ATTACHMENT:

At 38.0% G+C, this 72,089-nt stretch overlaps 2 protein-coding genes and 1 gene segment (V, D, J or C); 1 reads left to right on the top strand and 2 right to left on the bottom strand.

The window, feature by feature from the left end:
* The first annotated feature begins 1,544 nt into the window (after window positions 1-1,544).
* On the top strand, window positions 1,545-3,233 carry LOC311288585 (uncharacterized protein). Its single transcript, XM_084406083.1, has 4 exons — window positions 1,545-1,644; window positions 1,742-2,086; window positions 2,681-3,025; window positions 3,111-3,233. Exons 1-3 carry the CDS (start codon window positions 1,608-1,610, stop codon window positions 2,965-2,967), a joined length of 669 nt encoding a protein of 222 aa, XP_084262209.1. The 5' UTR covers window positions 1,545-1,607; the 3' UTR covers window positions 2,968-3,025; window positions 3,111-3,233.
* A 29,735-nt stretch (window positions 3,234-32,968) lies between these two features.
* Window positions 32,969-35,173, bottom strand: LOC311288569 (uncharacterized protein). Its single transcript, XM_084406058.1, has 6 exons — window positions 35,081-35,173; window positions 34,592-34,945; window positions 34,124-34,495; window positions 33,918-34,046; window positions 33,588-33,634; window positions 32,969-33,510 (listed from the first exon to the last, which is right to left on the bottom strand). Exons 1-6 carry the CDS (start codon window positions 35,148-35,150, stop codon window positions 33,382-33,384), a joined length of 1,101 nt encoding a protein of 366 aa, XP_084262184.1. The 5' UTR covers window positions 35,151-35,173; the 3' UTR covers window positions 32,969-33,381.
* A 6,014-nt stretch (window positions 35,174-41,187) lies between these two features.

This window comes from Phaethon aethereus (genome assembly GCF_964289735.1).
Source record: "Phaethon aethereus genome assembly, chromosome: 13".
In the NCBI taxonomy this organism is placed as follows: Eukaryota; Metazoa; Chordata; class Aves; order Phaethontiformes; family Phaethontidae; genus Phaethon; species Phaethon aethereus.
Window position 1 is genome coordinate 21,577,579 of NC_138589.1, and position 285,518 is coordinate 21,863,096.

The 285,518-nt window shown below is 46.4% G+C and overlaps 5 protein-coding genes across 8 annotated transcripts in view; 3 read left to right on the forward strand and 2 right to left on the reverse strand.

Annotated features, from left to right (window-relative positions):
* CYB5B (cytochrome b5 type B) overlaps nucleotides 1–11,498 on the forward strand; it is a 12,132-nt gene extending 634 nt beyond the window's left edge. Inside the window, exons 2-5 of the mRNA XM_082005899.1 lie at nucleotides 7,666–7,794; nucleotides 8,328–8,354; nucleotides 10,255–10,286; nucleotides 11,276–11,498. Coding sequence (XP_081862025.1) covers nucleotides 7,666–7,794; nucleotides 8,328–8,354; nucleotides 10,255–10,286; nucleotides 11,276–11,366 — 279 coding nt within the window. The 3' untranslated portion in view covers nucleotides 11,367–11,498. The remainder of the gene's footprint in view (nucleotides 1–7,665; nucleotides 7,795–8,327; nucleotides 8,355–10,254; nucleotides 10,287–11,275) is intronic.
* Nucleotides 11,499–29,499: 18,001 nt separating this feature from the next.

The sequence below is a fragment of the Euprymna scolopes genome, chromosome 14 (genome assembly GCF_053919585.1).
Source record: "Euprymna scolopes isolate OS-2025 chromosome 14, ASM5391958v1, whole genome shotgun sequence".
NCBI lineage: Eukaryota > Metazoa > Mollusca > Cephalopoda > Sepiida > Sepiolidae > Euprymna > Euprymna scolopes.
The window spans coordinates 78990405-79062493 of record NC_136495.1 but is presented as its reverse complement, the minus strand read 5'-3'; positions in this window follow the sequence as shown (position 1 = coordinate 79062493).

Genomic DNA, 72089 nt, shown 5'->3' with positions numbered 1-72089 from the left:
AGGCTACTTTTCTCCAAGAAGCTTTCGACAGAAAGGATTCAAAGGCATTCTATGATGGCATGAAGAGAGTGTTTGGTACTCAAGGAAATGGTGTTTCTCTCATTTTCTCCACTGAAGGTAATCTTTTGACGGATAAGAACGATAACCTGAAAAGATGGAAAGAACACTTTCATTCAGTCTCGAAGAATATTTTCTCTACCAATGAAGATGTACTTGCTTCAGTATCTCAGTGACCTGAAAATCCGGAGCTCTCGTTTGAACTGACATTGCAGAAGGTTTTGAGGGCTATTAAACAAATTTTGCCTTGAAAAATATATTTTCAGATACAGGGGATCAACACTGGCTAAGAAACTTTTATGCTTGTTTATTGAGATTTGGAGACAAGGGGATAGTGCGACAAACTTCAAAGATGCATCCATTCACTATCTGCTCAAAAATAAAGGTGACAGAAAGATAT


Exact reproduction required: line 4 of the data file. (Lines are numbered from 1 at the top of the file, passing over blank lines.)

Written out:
* On the top strand, window positions 1,545-3,233 carry LOC311288585 (uncharacterized protein). Its single transcript, XM_084406083.1, has 4 exons — window positions 1,545-1,644; window positions 1,742-2,086; window positions 2,681-3,025; window positions 3,111-3,233. Exons 1-3 carry the CDS (start codon window positions 1,608-1,610, stop codon window positions 2,965-2,967), a joined length of 669 nt encoding a protein of 222 aa, XP_084262209.1. The 5' UTR covers window positions 1,545-1,607; the 3' UTR covers window positions 2,968-3,025; window positions 3,111-3,233.